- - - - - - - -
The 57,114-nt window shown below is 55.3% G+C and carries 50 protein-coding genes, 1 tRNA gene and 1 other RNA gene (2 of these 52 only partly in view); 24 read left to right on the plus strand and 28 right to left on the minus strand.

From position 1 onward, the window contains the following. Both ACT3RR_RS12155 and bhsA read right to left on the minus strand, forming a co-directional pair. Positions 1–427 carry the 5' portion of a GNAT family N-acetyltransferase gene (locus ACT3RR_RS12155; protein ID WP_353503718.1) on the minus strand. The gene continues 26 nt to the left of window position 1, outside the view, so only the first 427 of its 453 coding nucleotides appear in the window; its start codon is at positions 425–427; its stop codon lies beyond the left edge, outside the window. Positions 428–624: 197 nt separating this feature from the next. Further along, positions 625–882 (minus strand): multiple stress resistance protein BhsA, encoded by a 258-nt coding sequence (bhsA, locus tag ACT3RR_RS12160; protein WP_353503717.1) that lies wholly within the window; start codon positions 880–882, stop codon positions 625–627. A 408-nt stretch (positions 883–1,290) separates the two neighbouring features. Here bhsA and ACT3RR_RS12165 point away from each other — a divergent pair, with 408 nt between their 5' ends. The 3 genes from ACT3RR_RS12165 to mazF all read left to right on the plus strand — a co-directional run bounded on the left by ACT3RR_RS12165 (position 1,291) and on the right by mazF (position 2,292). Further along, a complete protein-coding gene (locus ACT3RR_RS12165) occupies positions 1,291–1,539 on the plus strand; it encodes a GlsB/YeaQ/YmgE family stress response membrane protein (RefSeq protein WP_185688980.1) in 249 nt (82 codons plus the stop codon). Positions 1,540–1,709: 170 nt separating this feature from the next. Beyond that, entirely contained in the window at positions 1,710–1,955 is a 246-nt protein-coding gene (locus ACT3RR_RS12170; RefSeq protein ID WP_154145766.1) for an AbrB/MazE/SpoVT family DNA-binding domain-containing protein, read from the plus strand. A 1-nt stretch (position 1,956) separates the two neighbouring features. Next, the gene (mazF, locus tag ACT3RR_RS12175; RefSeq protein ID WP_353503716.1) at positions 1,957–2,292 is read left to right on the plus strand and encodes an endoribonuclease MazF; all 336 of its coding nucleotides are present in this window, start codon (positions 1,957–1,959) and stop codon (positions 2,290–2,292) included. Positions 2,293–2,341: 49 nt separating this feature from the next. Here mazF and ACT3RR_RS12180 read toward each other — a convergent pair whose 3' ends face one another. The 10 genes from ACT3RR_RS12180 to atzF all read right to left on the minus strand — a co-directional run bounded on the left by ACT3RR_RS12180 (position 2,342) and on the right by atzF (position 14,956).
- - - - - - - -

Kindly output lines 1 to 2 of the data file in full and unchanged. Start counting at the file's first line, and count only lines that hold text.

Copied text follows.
The 57,114-nt window shown below is 55.3% G+C and carries 50 protein-coding genes, 1 tRNA gene and 1 other RNA gene (2 of these 52 only partly in view); 24 read left to right on the plus strand and 28 right to left on the minus strand.

From position 1 onward, the window contains the following. Both ACT3RR_RS12155 and bhsA read right to left on the minus strand, forming a co-directional pair. Positions 1–427 carry the 5' portion of a GNAT family N-acetyltransferase gene (locus ACT3RR_RS12155; protein ID WP_353503718.1) on the minus strand. The gene continues 26 nt to the left of window position 1, outside the view, so only the first 427 of its 453 coding nucleotides appear in the window; its start codon is at positions 425–427; its stop codon lies beyond the left edge, outside the window. Positions 428–624: 197 nt separating this feature from the next. Further along, positions 625–882 (minus strand): multiple stress resistance protein BhsA, encoded by a 258-nt coding sequence (bhsA, locus tag ACT3RR_RS12160; protein WP_353503717.1) that lies wholly within the window; start codon positions 880–882, stop codon positions 625–627. A 408-nt stretch (positions 883–1,290) separates the two neighbouring features. Here bhsA and ACT3RR_RS12165 point away from each other — a divergent pair, with 408 nt between their 5' ends. The 3 genes from ACT3RR_RS12165 to mazF all read left to right on the plus strand — a co-directional run bounded on the left by ACT3RR_RS12165 (position 1,291) and on the right by mazF (position 2,292). Further along, a complete protein-coding gene (locus ACT3RR_RS12165) occupies positions 1,291–1,539 on the plus strand; it encodes a GlsB/YeaQ/YmgE family stress response membrane protein (RefSeq protein WP_185688980.1) in 249 nt (82 codons plus the stop codon). Positions 1,540–1,709: 170 nt separating this feature from the next. Beyond that, entirely contained in the window at positions 1,710–1,955 is a 246-nt protein-coding gene (locus ACT3RR_RS12170; RefSeq protein ID WP_154145766.1) for an AbrB/MazE/SpoVT family DNA-binding domain-containing protein, read from the plus strand. A 1-nt stretch (position 1,956) separates the two neighbouring features. Next, the gene (mazF, locus tag ACT3RR_RS12175; RefSeq protein ID WP_353503716.1) at positions 1,957–2,292 is read left to right on the plus strand and encodes an endoribonuclease MazF; all 336 of its coding nucleotides are present in this window, start codon (positions 1,957–1,959) and stop codon (positions 2,290–2,292) included. Positions 2,293–2,341: 49 nt separating this feature from the next. Here mazF and ACT3RR_RS12180 read toward each other — a convergent pair whose 3' ends face one another. The 10 genes from ACT3RR_RS12180 to atzF all read right to left on the minus strand — a co-directional run bounded on the left by ACT3RR_RS12180 (position 2,342) and on the right by atzF (position 14,956).